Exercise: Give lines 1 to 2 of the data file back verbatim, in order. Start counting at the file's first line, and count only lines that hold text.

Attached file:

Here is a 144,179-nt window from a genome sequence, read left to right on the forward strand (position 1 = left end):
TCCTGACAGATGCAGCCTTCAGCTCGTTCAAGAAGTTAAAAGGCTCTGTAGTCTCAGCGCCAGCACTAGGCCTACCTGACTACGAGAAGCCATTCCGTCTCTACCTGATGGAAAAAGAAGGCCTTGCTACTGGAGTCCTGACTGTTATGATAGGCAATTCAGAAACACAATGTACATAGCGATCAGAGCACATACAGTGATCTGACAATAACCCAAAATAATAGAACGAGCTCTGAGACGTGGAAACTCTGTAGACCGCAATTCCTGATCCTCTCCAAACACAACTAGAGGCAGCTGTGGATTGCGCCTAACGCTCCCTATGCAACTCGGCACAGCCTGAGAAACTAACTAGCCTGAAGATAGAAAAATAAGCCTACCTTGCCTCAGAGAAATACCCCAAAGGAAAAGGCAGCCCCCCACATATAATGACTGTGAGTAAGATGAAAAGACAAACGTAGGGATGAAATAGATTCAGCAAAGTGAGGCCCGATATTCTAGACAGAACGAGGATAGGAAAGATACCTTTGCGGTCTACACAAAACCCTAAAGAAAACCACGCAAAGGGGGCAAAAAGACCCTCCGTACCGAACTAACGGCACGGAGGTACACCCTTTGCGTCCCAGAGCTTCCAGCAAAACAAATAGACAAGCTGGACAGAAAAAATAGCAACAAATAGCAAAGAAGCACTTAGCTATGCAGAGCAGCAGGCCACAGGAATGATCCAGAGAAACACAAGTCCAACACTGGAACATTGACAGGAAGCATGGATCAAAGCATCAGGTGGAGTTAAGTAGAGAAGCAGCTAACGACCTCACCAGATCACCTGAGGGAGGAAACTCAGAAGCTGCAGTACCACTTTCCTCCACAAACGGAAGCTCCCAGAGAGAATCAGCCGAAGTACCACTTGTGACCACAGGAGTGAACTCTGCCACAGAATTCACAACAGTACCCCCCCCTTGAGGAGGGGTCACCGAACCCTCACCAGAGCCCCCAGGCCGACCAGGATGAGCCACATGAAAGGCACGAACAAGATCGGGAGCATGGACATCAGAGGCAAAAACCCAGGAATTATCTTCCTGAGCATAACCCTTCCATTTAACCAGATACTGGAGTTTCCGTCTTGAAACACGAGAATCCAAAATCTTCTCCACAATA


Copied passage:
Here is a 144,179-nt window from a genome sequence, read left to right on the forward strand (position 1 = left end):
TCCTGACAGATGCAGCCTTCAGCTCGTTCAAGAAGTTAAAAGGCTCTGTAGTCTCAGCGCCAGCACTAGGCCTACCTGACTACGAGAAGCCATTCCGTCTCTACCTGATGGAAAAAGAAGGCCTTGCTACTGGAGTCCTGACTGTTATGATAGGCAATTCAGAAACACAATGTACATAGCGATCAGAGCACATACAGTGATCTGACAATAACCCAAAATAATAGAACGAGCTCTGAGACGTGGAAACTCTGTAGACCGCAATTCCTGATCCTCTCCAAACACAACTAGAGGCAGCTGTGGATTGCGCCTAACGCTCCCTATGCAACTCGGCACAGCCTGAGAAACTAACTAGCCTGAAGATAGAAAAATAAGCCTACCTTGCCTCAGAGAAATACCCCAAAGGAAAAGGCAGCCCCCCACATATAATGACTGTGAGTAAGATGAAAAGACAAACGTAGGGATGAAATAGATTCAGCAAAGTGAGGCCCGATATTCTAGACAGAACGAGGATAGGAAAGATACCTTTGCGGTCTACACAAAACCCTAAAGAAAACCACGCAAAGGGGGCAAAAAGACCCTCCGTACCGAACTAACGGCACGGAGGTACACCCTTTGCGTCCCAGAGCTTCCAGCAAAACAAATAGACAAGCTGGACAGAAAAAATAGCAACAAATAGCAAAGAAGCACTTAGCTATGCAGAGCAGCAGGCCACAGGAATGATCCAGAGAAACACAAGTCCAACACTGGAACATTGACAGGAAGCATGGATCAAAGCATCAGGTGGAGTTAAGTAGAGAAGCAGCTAACGACCTCACCAGATCACCTGAGGGAGGAAACTCAGAAGCTGCAGTACCACTTTCCTCCACAAACGGAAGCTCCCAGAGAGAATCAGCCGAAGTACCACTTGTGACCACAGGAGTGAACTCTGCCACAGAATTCACAACAGTACCCCCCCCTTGAGGAGGGGTCACCGAACCCTCACCAGAGCCCCCAGGCCGACCAGGATGAGCCACATGAAAGGCACGAACAAGATCGGGAGCATGGACATCAGAGGCAAAAACCCAGGAATTATCTTCCTGAGCATAACCCTTCCATTTAACCAGATACTGGAGTTTCCGTCTTGAAACACGAGAATCCAAAATCTTCTCCACAATA